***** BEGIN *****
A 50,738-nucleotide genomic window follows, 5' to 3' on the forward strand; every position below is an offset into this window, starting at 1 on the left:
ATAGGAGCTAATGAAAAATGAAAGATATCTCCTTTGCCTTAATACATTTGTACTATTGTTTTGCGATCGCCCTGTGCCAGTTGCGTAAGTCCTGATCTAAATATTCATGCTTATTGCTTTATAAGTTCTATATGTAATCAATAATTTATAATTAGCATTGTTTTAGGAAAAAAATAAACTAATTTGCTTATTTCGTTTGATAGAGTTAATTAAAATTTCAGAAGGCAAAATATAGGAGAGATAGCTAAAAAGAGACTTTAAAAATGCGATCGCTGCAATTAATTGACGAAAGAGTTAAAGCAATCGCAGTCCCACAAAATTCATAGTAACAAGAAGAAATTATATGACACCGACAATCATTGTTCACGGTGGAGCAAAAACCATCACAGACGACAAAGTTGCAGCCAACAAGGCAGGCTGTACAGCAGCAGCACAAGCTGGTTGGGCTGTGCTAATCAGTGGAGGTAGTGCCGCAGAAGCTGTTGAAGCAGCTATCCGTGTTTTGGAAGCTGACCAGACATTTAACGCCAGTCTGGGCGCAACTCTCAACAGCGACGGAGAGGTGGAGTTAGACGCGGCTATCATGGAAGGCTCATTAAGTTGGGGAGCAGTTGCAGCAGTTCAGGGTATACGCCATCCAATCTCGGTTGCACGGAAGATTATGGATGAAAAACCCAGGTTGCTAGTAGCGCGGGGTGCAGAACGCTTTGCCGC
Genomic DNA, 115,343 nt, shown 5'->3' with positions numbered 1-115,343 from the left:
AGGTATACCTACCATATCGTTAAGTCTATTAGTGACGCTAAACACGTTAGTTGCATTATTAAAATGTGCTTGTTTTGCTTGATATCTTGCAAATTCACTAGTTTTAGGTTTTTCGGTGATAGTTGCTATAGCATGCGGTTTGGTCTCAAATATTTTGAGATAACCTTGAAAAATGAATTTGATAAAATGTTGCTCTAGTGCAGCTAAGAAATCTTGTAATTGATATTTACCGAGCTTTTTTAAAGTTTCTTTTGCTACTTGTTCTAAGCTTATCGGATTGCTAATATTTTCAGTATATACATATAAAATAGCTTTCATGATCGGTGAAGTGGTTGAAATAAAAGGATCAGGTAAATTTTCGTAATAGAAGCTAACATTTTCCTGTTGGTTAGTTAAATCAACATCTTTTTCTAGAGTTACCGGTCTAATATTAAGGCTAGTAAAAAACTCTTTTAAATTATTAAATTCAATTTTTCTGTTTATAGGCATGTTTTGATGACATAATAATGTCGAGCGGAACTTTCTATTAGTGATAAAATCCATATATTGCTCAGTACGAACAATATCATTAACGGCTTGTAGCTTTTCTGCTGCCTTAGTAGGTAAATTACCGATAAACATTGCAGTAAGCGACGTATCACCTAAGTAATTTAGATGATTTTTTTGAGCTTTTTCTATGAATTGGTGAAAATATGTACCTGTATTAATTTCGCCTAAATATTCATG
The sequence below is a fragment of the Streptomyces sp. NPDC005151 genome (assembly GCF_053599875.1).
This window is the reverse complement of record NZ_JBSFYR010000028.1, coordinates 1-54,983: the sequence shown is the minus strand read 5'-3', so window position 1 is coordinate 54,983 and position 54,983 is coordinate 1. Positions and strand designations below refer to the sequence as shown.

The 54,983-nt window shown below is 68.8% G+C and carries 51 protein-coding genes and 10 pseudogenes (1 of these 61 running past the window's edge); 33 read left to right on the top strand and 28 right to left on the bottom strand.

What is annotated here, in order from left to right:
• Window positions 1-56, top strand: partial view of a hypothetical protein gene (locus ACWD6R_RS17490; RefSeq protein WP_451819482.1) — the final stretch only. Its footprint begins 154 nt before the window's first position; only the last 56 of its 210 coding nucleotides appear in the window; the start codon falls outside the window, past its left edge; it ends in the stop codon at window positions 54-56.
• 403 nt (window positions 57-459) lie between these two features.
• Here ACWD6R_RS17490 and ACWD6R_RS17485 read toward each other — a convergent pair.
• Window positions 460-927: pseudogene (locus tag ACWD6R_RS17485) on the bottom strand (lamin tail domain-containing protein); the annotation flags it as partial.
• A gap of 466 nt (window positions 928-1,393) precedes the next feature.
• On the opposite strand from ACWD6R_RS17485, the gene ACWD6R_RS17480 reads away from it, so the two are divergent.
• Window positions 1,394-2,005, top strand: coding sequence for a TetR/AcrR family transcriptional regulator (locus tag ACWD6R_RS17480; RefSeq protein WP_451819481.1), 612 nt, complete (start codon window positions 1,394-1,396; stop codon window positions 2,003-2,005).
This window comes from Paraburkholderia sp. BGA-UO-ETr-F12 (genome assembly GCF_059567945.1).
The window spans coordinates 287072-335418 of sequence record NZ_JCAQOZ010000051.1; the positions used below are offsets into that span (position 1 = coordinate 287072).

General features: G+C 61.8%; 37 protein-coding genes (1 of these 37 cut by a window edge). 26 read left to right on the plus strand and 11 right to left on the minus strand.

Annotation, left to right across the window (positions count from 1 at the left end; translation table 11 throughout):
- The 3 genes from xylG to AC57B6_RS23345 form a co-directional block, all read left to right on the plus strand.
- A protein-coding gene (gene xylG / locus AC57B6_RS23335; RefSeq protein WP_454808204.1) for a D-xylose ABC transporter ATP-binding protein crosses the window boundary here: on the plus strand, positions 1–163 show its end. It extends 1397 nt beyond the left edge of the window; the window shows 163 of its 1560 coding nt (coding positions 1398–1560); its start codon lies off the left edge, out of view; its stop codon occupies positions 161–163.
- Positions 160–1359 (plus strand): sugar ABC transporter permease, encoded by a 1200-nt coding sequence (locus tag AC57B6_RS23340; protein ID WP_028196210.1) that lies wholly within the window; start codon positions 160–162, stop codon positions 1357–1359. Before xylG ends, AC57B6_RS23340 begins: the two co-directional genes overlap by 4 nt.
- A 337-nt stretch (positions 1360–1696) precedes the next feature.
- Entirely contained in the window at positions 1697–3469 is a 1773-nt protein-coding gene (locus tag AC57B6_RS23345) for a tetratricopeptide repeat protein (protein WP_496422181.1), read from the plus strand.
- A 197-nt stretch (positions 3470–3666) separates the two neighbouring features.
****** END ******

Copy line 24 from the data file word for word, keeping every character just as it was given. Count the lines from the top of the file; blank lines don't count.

- Entirely contained in the window at positions 1697–3469 is a 1773-nt protein-coding gene (locus tag AC57B6_RS23345) for a tetratricopeptide repeat protein (protein WP_496422181.1), read from the plus strand.